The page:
A random variable is a variable where chance determines its value. They can take on either discrete or continuous values, and understanding the properties of each type is essential in many statistical applications. Random variables are a key concept in statistics and probability theory. [Read more…] about Random Variable: Discrete & Continuous

A probability mass function (PMF) is a mathematical function that calculates the probability a discrete random variable will be a specific value. PMFs also describe the probability distribution for the full range of values for a discrete variable. A discrete random variable can take on a finite or countably infinite number of possible values, such as the number of heads in a series of coin flips or the number of customers who visit a store on a given day. [Read more…] about Probability Mass Function: Definition, Uses & Example

A cumulative distribution function (CDF) describes the probabilities of a random variable having values less than or equal to x. It is a cumulative function because it sums the total likelihood up to that point. Its output always ranges between 0 and 1. [Read more…] about Cumulative Distribution Function (CDF): Uses, Graphs & vs PDF

Monte Carlo simulation uses random sampling to produce simulated outcomes of a process or system. This method uses random sampling to generate simulated input data and enters them into a mathematical model that describes the system. The simulation produces a distribution of outcomes that analysts can use to derive probabilities. [Read more…] about Monte Carlo Simulation: Make Better Decisions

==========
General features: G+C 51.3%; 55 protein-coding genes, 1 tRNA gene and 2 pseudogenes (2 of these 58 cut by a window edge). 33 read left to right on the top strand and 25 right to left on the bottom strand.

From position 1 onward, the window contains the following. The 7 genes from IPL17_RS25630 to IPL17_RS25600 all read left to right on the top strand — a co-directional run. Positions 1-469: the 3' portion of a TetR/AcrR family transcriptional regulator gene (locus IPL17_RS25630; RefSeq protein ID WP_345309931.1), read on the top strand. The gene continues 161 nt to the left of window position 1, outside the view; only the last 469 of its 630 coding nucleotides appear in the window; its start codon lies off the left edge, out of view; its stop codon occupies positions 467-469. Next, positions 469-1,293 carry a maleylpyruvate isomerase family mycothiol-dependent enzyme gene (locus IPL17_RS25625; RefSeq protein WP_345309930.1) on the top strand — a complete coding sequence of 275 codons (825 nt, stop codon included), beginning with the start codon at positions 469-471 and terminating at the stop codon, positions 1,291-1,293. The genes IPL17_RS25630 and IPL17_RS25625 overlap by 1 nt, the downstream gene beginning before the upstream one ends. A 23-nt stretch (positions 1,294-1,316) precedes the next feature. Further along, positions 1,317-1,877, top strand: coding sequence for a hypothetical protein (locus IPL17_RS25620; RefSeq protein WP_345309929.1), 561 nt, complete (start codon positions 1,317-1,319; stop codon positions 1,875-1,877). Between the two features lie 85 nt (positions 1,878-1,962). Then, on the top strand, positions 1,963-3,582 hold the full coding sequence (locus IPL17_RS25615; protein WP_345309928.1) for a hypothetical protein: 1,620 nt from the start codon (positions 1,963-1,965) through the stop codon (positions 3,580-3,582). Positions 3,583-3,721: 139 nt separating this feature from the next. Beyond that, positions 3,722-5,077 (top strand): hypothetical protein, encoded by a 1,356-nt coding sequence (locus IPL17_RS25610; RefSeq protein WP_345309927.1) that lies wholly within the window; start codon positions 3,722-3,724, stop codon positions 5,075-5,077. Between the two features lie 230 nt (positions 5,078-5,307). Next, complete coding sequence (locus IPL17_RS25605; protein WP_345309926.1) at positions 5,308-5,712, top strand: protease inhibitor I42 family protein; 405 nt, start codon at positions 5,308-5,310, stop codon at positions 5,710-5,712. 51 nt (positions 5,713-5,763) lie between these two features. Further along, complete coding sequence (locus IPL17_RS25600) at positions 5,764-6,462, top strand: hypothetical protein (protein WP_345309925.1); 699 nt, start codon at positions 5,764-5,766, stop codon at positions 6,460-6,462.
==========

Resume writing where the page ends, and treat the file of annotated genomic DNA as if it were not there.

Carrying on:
The hypergeometric distribution is a discrete probability distribution that calculates the likelihood an event happens k times in n trials when you are sampling from a small population without replacement. [Read more…] about Hypergeometric Distribution: Uses, Calculator & Formula

The negative binomial distribution describes the number of trials required to generate an event a particular number of times. When you provide an event probability and the number of successes (r), this distribution calculates the likelihood of observing the R^{th} success on the N^{th} attempt. Statisticians also refer to this discrete probability distribution as the Pascal distribution. [Read more…] about Negative Binomial Distribution: Uses, Calculator & Formula

Benford’s law describes the relative frequency distribution for leading digits of numbers in datasets. Leading digits with smaller values occur more frequently than larger values. This law states that approximately 30% of numbers start with a 1 while less than 5% start with a 9. According to this law, leading 1s appear 6.5 times as often as leading 9s! Benford’s law is also known as the First Digit Law. [Read more…] about Benford’s Law Explained with Examples

A probability density function describes a probability distribution for a random, continuous variable. Use a probability density function to find the chances that the value of a random variable will occur within a range of values that you specify. More specifically, a PDF is a function where its integral for an interval provides the probability of a value occurring in that interval. For example, what are the chances that the next IQ score you measure will fall between 120 and 140? In statistics, PDF stands for probability density function. [Read more…] about Probability Density Function: Definition & Uses

The t distribution is a continuous probability distribution that is symmetric and bell-shaped like the normal distribution but with a shorter peak and thicker tails. It was designed to factor in the greater uncertainty associated with small sample sizes.

The t distribution describes the variability of the distances between sample means and the population mean when the population standard deviation is unknown and the data approximately follow the normal distribution. This distribution has only one parameter, the degrees of freedom, based on (but not equal to) the sample size. [Read more…] about T Distribution: Definition & Uses